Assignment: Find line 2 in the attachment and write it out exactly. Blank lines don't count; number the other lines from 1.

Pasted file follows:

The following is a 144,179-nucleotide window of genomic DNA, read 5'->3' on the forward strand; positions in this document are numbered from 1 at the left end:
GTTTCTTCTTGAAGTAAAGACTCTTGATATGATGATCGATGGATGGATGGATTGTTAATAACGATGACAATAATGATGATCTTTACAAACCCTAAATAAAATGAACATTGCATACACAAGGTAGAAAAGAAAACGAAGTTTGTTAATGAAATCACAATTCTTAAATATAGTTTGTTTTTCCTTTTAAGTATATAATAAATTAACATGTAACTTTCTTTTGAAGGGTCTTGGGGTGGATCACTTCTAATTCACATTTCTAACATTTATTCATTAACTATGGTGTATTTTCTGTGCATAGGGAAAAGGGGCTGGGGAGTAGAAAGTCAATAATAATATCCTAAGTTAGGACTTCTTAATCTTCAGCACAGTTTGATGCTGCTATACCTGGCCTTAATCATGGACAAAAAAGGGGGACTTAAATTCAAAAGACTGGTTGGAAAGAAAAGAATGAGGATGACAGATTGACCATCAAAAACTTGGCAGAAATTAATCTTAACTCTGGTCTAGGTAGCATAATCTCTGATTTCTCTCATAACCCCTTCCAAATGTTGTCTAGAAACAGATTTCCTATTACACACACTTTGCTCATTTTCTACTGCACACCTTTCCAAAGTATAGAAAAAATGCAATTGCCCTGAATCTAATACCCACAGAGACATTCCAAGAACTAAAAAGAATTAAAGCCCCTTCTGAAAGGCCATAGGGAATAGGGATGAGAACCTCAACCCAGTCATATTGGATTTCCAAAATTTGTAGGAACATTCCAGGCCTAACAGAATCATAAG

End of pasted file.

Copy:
GTTTCTTCTTGAAGTAAAGACTCTTGATATGATGATCGATGGATGGATGGATTGTTAATAACGATGACAATAATGATGATCTTTACAAACCCTAAATAAAATGAACATTGCATACACAAGGTAGAAAAGAAAACGAAGTTTGTTAATGAAATCACAATTCTTAAATATAGTTTGTTTTTCCTTTTAAGTATATAATAAATTAACATGTAACTTTCTTTTGAAGGGTCTTGGGGTGGATCACTTCTAATTCACATTTCTAACATTTATTCATTAACTATGGTGTATTTTCTGTGCATAGGGAAAAGGGGCTGGGGAGTAGAAAGTCAATAATAATATCCTAAGTTAGGACTTCTTAATCTTCAGCACAGTTTGATGCTGCTATACCTGGCCTTAATCATGGACAAAAAAGGGGGACTTAAATTCAAAAGACTGGTTGGAAAGAAAAGAATGAGGATGACAGATTGACCATCAAAAACTTGGCAGAAATTAATCTTAACTCTGGTCTAGGTAGCATAATCTCTGATTTCTCTCATAACCCCTTCCAAATGTTGTCTAGAAACAGATTTCCTATTACACACACTTTGCTCATTTTCTACTGCACACCTTTCCAAAGTATAGAAAAAATGCAATTGCCCTGAATCTAATACCCACAGAGACATTCCAAGAACTAAAAAGAATTAAAGCCCCTTCTGAAAGGCCATAGGGAATAGGGATGAGAACCTCAACCCAGTCATATTGGATTTCCAAAATTTGTAGGAACATTCCAGGCCTAACAGAATCATAAG